Evangelistic Meetings Across Japan Propelled by Prayer

Members across the nation and the world unite as they ask God to intervene.

Marcos Paseggi, Adventist Review
Evangelistic Meetings Across Japan Propelled by Prayer

Seventh-day Adventist evangelistic meetings across Japan officially began on Friday, May 4. Months and even years before, however, the “All Japan 2018 Maranatha” initiative began with careful planning, bold decisions, and uncountable sessions of prayer.

“Prayer is essential for the success of these meetings,” acknowledged Adventist Church president Ted N.C. Wilson as he addressed church members of the Eastern Japan Conference at a joint prayer meeting at Tokyo’s Amanuma Seventh-day Adventist Church on May 2. “Thousands of Seventh-day Adventists are praying for Japan.”

Prayers Around the World

Thousands of miles from Tokyo, Pioneer Memorial Church senior pastor Dwight Nelson agrees. On the campus of Andrews University, an Adventist school in Berrien Springs, Michigan, United States, he has enlisted a group of people to fast and pray for Japan. Nelson, who was born in Japan to a missionary family, knows very well the challenges involved. He is heading for Japan in the next few days to conduct evangelistic meetings.

“I’ll be preaching on the campus of Saniku Gakuin [in Isumi-gun, Chiba], a 201-student college where 70 percent of the students are non-Christian,” he told Adventist Review.

Nelson is taking twelve theology majors with him, who will specifically work to connect with the non-Christian students in morning and evening meetings from May 14-19.

Last month, Nelson’s home church organized a Day of Prayer and Fasting to ask God to intervene. “Our focus was ‘Against the Strongholds,’” shared Nelson. “And we solicit the prayers of the wider Seventh-day Adventist family, as we move into this…evangelism strategy.”

Praying for Japan — Across Japan

Church members at the Amanuma Church are not strangers to prayer. In 2017, they devoted most of the year to a Field School of Evangelism and evangelistic initiatives that required — among other things — unnumbered hours of prayer.

“The Amanuma Church…took prayer seriously,” said Northern Asia Pacific (NSD) church region Ministerial Association director Ron Clouzet in describing the initiative he led in October 2017. “Each of the 40 days leading up to the first day of the evangelistic meetings, 20 or 30 members gathered early in the morning to pray for the meetings. Prayer teams also became involved with prayer-walking sections of the city, asking for the Holy Spirit to be poured upon the people they saw in the streets, the stations, and the stores.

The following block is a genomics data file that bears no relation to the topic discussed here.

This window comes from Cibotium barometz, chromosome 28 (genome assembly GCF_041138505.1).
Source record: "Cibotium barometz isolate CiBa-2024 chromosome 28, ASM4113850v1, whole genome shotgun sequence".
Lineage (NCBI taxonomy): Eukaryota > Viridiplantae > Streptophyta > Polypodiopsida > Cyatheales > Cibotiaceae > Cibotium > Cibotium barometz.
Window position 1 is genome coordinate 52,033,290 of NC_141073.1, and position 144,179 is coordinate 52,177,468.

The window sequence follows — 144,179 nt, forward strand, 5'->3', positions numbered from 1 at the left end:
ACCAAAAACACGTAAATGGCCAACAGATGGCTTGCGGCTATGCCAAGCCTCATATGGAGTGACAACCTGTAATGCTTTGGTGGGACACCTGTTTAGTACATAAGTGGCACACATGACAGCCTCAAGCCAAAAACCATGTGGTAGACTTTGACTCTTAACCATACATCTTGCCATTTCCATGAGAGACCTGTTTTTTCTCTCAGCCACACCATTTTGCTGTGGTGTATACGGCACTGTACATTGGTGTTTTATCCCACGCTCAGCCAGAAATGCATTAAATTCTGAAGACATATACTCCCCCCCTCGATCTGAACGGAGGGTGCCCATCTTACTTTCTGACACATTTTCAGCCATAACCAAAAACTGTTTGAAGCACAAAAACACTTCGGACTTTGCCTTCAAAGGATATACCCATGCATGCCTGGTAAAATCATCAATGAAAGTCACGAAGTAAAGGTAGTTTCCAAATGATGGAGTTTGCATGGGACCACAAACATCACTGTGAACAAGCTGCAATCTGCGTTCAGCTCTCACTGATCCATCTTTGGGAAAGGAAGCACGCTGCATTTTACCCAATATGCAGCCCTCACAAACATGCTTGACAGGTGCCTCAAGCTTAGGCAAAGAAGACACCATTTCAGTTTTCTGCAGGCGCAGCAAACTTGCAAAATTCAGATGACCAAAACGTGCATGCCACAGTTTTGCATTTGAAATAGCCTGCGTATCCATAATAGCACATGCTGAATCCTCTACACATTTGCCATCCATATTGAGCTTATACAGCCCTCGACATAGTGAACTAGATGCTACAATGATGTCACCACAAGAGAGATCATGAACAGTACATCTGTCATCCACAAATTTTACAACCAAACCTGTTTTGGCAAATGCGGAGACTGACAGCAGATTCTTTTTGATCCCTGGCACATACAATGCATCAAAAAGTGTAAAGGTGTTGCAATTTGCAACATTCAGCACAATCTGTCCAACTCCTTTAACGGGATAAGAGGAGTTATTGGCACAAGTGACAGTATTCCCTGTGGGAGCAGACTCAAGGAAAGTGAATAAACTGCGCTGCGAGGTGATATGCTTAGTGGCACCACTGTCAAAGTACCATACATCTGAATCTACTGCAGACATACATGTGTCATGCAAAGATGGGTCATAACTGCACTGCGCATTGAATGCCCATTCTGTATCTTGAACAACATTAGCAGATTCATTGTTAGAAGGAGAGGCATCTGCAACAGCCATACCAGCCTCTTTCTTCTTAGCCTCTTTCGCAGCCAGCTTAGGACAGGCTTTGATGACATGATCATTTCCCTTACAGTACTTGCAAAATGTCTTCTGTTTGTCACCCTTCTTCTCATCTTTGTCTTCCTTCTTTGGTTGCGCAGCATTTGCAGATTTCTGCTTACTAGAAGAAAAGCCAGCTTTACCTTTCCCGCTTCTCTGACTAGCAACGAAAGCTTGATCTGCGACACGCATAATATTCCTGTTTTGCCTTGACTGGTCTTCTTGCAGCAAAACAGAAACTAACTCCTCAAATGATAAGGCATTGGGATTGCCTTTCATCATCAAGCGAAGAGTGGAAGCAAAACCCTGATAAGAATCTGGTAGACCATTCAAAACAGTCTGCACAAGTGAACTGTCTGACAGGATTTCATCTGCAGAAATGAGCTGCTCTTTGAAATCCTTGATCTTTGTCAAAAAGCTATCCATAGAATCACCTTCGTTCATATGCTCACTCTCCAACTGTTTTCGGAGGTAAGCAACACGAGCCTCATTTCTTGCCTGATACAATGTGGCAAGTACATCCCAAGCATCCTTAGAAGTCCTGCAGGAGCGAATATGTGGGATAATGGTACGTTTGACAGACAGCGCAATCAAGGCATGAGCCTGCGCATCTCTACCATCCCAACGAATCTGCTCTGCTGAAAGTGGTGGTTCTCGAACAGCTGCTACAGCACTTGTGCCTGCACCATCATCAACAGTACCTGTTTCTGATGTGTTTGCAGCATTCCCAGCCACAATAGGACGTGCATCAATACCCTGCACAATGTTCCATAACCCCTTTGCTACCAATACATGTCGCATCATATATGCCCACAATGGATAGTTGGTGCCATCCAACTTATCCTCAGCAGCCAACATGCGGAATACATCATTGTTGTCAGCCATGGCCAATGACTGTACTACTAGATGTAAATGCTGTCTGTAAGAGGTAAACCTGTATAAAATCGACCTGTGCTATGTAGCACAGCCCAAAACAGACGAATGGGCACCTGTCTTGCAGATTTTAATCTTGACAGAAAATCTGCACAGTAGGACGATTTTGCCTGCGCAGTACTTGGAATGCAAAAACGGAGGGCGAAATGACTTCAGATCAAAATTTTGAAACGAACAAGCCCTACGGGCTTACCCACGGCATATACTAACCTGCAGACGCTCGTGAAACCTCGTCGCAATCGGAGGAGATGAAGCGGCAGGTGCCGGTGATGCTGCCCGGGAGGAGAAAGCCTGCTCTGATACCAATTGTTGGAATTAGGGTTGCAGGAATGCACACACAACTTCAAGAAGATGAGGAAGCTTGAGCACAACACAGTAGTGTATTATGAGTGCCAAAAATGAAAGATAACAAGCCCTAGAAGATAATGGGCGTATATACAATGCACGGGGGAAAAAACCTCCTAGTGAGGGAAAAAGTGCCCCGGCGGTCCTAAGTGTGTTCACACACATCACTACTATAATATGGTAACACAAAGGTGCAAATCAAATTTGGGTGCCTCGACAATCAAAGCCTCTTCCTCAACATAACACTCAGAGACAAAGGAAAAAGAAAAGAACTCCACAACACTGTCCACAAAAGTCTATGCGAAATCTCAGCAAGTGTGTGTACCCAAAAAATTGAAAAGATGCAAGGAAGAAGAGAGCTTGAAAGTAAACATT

During the May 2 meeting, prayer was also an important part of the service. Church members knelt in small groups and earnestly prayed for God to open doors to the hearts of their relatives, colleagues, and neighbors.

Other Adventist churches across Japan also spent the launching weekend of their evangelism initiatives in prayer. At the Toyohashi Seventh-day Adventist Church three hours southwest from Tokyo, the few and aging members of the Japanese-speaking congregation knelt asking God to bless their efforts. Even though the Adventist Church in the area has been growing steadily among immigrant populations — mostly Brazilians and Filipinos — the Japanese congregation stopped growing years ago, according to local church leaders.

A month ago, Shigenori Matsueda, a young Japanese pastor intern arrived. He and his wife Satoe are doing their best to turn things around.

“There are big challenges ahead,” they concede. “It is the reason we need prayer more than ever.”

One hour west from Toyohashi, in the heart of the Toyota-Nagoya industrial region, pastor of the Kariya Seventh-day Adventist International Church Roger Ueno is also hoping prayer and hard work may allow God to bless their efforts.

“We live in a prosperous region, and people have become extremely materialistic,” he tells Adventist Review. “They study and accept Bible truth but keeping the Sabbath it is usually the last hurdle.” Ueno explained that in a society that highly values hard work, keeping the Sabbath usually means losing one’s job, as religious accommodation is uncommon. “Some people have finished Bible studies and are ready to be baptized but for the fact that they still find it hard to commit to Sabbath rest,” he says. “It’s a challenge, for sure.”

Praying for the Holy Spirit

According to Wilson, the key to any successful evangelistic enterprise is enlisting the power of the Holy Spirit. “What a blessing it will be to let the Holy Spirit take control of the meetings!” he said during the May 2 prayer meeting. But we need to ask for the Holy Spirit’s presence, he said, praying that He will intervene.

“Let’s pray for the Holy Spirit to fill this room and for people [who have been invited] to come,” he said.

“We are living in a very spectacular time because Jesus is coming soon” added Wilson on a hopeful note. “As we enlist the power of the Holy Spirit, we will witness miracles again.”

Marcos Paseggi, Adventist Review